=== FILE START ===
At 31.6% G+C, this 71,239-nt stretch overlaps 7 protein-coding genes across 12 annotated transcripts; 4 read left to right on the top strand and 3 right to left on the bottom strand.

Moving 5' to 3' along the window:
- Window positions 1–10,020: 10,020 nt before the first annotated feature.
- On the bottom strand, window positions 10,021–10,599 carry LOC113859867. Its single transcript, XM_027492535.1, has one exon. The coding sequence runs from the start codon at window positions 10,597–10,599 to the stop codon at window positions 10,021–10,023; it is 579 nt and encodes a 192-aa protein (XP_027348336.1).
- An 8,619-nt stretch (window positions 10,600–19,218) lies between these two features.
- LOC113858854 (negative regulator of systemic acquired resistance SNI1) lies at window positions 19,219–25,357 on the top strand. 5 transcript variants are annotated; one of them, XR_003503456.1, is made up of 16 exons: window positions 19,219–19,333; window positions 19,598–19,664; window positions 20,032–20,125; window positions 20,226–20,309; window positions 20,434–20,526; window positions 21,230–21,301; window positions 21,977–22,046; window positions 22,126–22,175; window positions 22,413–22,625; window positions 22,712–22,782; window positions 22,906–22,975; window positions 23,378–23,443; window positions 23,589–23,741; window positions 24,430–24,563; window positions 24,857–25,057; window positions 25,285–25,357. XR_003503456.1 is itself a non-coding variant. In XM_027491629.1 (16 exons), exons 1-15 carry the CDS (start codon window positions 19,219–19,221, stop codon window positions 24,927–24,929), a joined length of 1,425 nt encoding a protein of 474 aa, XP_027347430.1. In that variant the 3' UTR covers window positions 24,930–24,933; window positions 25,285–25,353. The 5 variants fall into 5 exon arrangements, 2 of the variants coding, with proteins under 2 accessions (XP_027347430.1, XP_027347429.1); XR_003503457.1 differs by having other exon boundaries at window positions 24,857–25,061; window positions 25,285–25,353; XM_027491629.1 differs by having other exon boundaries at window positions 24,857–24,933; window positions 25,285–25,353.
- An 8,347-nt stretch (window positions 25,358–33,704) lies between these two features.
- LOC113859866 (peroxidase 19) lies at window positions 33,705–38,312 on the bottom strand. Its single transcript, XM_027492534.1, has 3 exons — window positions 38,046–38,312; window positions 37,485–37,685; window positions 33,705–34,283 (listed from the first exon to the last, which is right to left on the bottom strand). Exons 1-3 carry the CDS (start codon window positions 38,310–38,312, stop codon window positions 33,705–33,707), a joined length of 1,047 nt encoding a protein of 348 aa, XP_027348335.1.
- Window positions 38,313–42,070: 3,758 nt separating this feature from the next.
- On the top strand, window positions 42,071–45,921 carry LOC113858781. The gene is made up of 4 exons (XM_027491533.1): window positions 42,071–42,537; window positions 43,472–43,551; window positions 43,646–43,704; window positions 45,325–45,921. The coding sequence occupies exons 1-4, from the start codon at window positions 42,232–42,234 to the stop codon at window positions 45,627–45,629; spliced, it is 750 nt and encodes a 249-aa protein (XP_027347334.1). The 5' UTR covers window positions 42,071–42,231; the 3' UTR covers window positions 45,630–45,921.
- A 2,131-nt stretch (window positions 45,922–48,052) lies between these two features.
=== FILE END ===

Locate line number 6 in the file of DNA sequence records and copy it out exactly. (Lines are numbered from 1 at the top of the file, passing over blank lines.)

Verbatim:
- LOC113858854 (negative regulator of systemic acquired resistance SNI1) lies at window positions 19,219–25,357 on the top strand. 5 transcript variants are annotated; one of them, XR_003503456.1, is made up of 16 exons: window positions 19,219–19,333; window positions 19,598–19,664; window positions 20,032–20,125; window positions 20,226–20,309; window positions 20,434–20,526; window positions 21,230–21,301; window positions 21,977–22,046; window positions 22,126–22,175; window positions 22,413–22,625; window positions 22,712–22,782; window positions 22,906–22,975; window positions 23,378–23,443; window positions 23,589–23,741; window positions 24,430–24,563; window positions 24,857–25,057; window positions 25,285–25,357. XR_003503456.1 is itself a non-coding variant. In XM_027491629.1 (16 exons), exons 1-15 carry the CDS (start codon window positions 19,219–19,221, stop codon window positions 24,927–24,929), a joined length of 1,425 nt encoding a protein of 474 aa, XP_027347430.1. In that variant the 3' UTR covers window positions 24,930–24,933; window positions 25,285–25,353. The 5 variants fall into 5 exon arrangements, 2 of the variants coding, with proteins under 2 accessions (XP_027347430.1, XP_027347429.1); XR_003503457.1 differs by having other exon boundaries at window positions 24,857–25,061; window positions 25,285–25,353; XM_027491629.1 differs by having other exon boundaries at window positions 24,857–24,933; window positions 25,285–25,353.